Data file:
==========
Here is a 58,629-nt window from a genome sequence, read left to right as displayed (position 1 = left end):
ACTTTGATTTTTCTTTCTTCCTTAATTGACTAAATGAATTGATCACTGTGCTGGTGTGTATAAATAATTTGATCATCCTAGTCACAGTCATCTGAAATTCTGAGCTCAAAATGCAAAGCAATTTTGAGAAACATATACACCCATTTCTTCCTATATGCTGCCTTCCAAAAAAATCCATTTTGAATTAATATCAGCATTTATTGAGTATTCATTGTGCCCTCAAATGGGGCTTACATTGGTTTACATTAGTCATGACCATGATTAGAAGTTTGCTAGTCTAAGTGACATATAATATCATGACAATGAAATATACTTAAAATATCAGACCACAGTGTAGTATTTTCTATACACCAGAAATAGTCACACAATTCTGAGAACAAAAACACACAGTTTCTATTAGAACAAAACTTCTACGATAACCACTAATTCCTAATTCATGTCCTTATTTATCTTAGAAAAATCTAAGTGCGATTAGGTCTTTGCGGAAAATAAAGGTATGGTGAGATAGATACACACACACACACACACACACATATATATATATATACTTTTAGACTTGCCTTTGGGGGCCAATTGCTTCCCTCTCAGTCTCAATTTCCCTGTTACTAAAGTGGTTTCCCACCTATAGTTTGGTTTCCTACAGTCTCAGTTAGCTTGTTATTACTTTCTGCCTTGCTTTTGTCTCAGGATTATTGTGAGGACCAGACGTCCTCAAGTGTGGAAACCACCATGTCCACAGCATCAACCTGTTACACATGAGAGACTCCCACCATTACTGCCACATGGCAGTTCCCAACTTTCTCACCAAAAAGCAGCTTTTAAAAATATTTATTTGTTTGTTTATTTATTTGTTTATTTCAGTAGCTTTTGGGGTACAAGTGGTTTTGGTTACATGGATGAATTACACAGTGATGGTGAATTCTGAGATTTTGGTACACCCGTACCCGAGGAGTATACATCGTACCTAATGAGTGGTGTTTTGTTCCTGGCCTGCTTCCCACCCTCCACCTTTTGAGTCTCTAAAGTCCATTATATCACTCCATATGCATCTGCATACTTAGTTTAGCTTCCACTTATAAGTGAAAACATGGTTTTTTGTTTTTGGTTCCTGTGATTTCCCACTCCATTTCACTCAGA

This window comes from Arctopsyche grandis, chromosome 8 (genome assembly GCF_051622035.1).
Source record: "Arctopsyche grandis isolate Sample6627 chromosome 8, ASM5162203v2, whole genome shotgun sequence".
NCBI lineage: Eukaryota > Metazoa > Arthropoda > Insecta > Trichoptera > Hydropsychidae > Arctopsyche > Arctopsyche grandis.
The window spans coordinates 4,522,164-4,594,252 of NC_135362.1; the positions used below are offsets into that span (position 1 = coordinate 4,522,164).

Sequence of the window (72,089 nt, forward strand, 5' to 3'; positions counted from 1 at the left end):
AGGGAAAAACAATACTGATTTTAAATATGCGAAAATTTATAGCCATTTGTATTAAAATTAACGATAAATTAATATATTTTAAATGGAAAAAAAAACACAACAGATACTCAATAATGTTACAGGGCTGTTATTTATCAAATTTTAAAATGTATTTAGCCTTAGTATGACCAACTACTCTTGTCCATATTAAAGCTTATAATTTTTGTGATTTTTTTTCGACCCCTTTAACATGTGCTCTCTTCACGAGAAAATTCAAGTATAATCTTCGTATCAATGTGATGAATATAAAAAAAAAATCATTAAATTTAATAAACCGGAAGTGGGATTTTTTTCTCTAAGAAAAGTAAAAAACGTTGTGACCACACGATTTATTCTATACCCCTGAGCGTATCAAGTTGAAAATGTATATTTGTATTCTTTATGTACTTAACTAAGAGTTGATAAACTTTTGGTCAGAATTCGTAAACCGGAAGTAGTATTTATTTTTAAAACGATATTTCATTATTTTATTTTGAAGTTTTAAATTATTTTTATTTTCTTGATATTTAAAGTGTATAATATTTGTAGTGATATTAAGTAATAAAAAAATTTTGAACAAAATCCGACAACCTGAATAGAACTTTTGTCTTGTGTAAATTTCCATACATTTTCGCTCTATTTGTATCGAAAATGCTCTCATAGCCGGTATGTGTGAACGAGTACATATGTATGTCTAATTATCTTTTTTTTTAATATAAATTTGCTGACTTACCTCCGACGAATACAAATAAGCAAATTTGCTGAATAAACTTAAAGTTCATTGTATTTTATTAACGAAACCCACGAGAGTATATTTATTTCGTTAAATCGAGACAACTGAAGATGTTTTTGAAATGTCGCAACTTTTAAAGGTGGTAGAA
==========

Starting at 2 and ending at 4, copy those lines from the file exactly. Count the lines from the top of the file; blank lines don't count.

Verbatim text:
ACTTTGATTTTTCTTTCTTCCTTAATTGACTAAATGAATTGATCACTGTGCTGGTGTGTATAAATAATTTGATCATCCTAGTCACAGTCATCTGAAATTCTGAGCTCAAAATGCAAAGCAATTTTGAGAAACATATACACCCATTTCTTCCTATATGCTGCCTTCCAAAAAAATCCATTTTGAATTAATATCAGCATTTATTGAGTATTCATTGTGCCCTCAAATGGGGCTTACATTGGTTTACATTAGTCATGACCATGATTAGAAGTTTGCTAGTCTAAGTGACATATAATATCATGACAATGAAATATACTTAAAATATCAGACCACAGTGTAGTATTTTCTATACACCAGAAATAGTCACACAATTCTGAGAACAAAAACACACAGTTTCTATTAGAACAAAACTTCTACGATAACCACTAATTCCTAATTCATGTCCTTATTTATCTTAGAAAAATCTAAGTGCGATTAGGTCTTTGCGGAAAATAAAGGTATGGTGAGATAGATACACACACACACACACACACACATATATATATATATACTTTTAGACTTGCCTTTGGGGGCCAATTGCTTCCCTCTCAGTCTCAATTTCCCTGTTACTAAAGTGGTTTCCCACCTATAGTTTGGTTTCCTACAGTCTCAGTTAGCTTGTTATTACTTTCTGCCTTGCTTTTGTCTCAGGATTATTGTGAGGACCAGACGTCCTCAAGTGTGGAAACCACCATGTCCACAGCATCAACCTGTTACACATGAGAGACTCCCACCATTACTGCCACATGGCAGTTCCCAACTTTCTCACCAAAAAGCAGCTTTTAAAAATATTTATTTGTTTGTTTATTTATTTGTTTATTTCAGTAGCTTTTGGGGTACAAGTGGTTTTGGTTACATGGATGAATTACACAGTGATGGTGAATTCTGAGATTTTGGTACACCCGTACCCGAGGAGTATACATCGTACCTAATGAGTGGTGTTTTGTTCCTGGCCTGCTTCCCACCCTCCACCTTTTGAGTCTCTAAAGTCCATTATATCACTCCATATGCATCTGCATACTTAGTTTAGCTTCCACTTATAAGTGAAAACATGGTTTTTTGTTTTTGGTTCCTGTGATTTCCCACTCCATTTCACTCAGA

This window comes from Arctopsyche grandis, chromosome 8 (genome assembly GCF_051622035.1).
Source record: "Arctopsyche grandis isolate Sample6627 chromosome 8, ASM5162203v2, whole genome shotgun sequence".